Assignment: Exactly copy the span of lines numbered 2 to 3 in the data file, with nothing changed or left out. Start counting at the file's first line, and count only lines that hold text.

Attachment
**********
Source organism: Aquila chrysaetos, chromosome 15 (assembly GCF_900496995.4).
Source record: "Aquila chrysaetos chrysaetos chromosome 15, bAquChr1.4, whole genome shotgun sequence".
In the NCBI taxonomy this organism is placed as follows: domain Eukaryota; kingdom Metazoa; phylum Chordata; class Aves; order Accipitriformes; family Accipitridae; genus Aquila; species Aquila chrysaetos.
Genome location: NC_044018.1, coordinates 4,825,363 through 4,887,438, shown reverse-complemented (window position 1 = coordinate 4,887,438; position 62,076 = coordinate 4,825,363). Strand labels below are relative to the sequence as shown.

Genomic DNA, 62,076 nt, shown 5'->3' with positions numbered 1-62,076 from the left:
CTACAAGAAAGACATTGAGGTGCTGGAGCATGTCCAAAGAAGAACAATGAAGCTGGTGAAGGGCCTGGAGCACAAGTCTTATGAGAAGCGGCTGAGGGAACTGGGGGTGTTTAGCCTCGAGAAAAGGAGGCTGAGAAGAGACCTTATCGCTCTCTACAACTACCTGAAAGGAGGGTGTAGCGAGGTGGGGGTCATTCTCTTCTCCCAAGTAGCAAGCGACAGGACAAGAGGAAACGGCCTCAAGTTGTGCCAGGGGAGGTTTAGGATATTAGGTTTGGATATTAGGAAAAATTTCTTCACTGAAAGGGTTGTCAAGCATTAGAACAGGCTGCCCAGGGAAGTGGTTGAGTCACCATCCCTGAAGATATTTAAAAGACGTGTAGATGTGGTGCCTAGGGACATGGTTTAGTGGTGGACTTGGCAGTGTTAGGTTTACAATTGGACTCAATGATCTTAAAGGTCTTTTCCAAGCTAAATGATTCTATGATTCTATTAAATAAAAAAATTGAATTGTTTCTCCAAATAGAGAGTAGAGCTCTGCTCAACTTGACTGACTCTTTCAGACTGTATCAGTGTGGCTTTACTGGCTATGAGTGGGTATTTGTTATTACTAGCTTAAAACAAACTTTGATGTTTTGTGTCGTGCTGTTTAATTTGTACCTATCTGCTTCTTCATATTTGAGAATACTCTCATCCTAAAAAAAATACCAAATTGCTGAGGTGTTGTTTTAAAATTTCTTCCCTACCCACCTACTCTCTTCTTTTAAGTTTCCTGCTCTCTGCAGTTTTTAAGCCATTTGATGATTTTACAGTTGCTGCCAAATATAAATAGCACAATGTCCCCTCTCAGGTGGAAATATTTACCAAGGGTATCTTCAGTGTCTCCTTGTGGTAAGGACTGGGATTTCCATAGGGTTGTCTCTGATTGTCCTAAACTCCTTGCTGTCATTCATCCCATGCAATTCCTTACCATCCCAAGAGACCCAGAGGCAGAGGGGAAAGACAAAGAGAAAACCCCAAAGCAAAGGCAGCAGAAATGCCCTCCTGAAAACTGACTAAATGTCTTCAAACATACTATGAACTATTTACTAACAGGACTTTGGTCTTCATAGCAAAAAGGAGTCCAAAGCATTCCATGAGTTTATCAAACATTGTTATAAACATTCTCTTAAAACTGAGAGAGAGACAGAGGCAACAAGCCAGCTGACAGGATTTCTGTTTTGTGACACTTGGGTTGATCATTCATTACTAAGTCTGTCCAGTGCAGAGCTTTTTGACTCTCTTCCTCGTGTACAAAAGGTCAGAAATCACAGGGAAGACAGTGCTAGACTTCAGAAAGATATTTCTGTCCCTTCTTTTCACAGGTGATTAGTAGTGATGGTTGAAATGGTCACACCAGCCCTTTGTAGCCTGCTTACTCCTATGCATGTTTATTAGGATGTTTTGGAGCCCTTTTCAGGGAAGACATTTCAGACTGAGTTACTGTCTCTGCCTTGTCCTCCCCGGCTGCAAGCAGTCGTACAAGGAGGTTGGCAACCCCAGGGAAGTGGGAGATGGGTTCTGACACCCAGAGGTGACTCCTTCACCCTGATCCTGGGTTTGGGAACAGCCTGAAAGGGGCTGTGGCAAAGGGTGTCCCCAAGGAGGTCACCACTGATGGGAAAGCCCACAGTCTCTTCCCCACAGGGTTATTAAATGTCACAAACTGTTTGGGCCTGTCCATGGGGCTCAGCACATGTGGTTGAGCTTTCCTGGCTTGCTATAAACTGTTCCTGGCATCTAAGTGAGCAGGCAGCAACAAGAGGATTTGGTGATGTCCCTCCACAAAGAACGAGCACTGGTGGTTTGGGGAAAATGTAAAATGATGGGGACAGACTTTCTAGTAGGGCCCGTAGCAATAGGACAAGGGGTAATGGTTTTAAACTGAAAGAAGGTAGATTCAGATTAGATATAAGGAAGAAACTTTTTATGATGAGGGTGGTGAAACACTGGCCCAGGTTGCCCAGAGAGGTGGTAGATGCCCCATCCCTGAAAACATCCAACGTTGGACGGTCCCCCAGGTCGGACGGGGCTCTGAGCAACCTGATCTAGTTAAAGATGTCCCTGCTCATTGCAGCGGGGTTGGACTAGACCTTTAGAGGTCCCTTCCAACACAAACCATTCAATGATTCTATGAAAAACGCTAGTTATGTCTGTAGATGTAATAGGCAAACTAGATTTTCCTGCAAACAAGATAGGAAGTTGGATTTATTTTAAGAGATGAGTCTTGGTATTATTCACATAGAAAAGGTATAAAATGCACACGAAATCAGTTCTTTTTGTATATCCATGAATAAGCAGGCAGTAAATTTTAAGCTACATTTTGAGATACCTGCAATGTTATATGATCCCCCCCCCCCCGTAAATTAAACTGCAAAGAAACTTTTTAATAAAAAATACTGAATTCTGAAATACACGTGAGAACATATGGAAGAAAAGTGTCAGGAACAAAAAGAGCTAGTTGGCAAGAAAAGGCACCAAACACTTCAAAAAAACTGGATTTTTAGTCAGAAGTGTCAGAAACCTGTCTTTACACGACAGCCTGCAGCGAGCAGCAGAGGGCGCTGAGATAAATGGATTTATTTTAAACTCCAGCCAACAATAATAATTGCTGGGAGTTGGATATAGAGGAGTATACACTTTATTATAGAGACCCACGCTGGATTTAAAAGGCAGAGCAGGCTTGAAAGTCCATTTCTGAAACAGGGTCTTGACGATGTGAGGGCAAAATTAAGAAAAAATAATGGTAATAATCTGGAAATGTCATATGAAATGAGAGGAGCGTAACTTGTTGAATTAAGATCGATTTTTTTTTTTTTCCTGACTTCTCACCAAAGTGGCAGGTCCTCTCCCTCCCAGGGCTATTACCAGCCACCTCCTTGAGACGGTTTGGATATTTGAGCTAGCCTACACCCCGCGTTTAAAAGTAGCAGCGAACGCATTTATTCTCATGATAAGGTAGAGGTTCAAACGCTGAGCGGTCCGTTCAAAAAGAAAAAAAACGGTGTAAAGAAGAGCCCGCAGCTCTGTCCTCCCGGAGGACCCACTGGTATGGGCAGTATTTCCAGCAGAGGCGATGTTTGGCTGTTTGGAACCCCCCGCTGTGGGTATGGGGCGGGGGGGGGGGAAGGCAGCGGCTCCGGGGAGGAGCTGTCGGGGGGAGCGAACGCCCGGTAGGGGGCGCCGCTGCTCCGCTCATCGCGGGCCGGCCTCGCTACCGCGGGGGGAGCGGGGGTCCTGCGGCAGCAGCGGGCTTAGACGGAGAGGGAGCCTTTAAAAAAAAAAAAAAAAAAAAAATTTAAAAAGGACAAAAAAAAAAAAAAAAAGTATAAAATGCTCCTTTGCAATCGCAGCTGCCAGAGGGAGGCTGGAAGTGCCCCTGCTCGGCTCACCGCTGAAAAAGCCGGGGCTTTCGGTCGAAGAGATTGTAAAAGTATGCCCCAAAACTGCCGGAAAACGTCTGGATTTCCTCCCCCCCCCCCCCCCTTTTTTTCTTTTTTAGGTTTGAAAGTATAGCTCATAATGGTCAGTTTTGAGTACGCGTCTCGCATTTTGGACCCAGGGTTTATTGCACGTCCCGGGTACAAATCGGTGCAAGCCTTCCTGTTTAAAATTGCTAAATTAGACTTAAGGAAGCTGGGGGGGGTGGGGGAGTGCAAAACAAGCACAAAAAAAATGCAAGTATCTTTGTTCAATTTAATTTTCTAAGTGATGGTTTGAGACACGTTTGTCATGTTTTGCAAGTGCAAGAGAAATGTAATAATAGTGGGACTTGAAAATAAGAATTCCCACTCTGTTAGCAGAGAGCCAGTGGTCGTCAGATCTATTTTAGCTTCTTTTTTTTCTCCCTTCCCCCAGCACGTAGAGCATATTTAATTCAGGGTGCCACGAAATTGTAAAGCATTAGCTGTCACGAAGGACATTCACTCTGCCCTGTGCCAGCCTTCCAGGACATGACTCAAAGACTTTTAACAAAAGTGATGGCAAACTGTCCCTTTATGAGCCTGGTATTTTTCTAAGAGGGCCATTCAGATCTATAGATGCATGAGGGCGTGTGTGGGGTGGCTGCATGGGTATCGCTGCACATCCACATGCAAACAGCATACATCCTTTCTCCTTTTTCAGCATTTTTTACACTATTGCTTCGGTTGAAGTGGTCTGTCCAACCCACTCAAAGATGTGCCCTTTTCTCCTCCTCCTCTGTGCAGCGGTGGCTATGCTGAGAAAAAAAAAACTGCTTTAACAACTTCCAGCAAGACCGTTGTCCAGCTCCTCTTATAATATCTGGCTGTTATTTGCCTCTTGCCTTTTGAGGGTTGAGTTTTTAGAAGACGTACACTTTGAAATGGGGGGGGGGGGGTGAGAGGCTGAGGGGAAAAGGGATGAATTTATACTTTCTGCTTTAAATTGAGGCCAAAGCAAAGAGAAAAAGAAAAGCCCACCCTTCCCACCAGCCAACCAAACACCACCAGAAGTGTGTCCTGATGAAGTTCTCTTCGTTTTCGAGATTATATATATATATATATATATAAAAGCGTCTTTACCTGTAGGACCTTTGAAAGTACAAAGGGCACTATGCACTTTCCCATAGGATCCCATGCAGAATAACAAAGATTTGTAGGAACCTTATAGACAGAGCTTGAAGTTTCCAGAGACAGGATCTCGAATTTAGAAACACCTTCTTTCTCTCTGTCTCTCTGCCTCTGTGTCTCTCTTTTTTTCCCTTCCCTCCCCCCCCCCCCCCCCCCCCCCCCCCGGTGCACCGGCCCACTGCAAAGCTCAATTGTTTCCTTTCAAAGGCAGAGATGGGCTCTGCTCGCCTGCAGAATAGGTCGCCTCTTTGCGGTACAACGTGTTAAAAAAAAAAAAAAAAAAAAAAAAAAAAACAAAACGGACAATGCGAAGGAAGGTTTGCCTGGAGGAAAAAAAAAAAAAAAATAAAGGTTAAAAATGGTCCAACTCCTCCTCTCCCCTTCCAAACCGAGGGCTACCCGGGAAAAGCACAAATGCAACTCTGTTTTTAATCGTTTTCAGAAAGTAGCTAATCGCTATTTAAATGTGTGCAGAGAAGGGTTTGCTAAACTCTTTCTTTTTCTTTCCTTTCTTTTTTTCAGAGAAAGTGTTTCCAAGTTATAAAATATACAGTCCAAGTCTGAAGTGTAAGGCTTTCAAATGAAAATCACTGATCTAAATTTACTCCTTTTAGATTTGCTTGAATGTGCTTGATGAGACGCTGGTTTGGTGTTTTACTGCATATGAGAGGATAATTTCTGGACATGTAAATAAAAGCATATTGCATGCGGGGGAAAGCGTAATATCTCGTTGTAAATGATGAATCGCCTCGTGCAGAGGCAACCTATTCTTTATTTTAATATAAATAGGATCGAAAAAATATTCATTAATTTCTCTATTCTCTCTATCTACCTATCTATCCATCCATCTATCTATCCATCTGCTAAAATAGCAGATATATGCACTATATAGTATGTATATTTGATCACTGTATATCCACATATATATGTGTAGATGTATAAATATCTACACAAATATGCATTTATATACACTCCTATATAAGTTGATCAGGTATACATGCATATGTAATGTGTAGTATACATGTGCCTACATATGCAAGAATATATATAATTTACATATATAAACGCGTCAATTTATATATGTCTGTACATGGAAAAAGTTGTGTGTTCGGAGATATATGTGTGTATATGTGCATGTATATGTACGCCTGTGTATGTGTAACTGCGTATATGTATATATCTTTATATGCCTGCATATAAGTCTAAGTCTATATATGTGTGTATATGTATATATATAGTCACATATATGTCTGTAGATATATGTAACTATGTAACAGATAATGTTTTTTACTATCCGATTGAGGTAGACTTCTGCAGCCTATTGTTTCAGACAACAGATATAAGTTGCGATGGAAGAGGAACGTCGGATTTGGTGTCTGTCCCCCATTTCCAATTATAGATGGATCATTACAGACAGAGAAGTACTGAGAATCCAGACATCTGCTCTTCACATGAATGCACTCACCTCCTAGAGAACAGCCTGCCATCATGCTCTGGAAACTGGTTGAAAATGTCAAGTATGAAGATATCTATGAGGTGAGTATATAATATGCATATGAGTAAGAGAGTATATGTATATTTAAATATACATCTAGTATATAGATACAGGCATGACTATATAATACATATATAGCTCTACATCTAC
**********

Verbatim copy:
Source record: "Aquila chrysaetos chrysaetos chromosome 15, bAquChr1.4, whole genome shotgun sequence".
In the NCBI taxonomy this organism is placed as follows: domain Eukaryota; kingdom Metazoa; phylum Chordata; class Aves; order Accipitriformes; family Accipitridae; genus Aquila; species Aquila chrysaetos.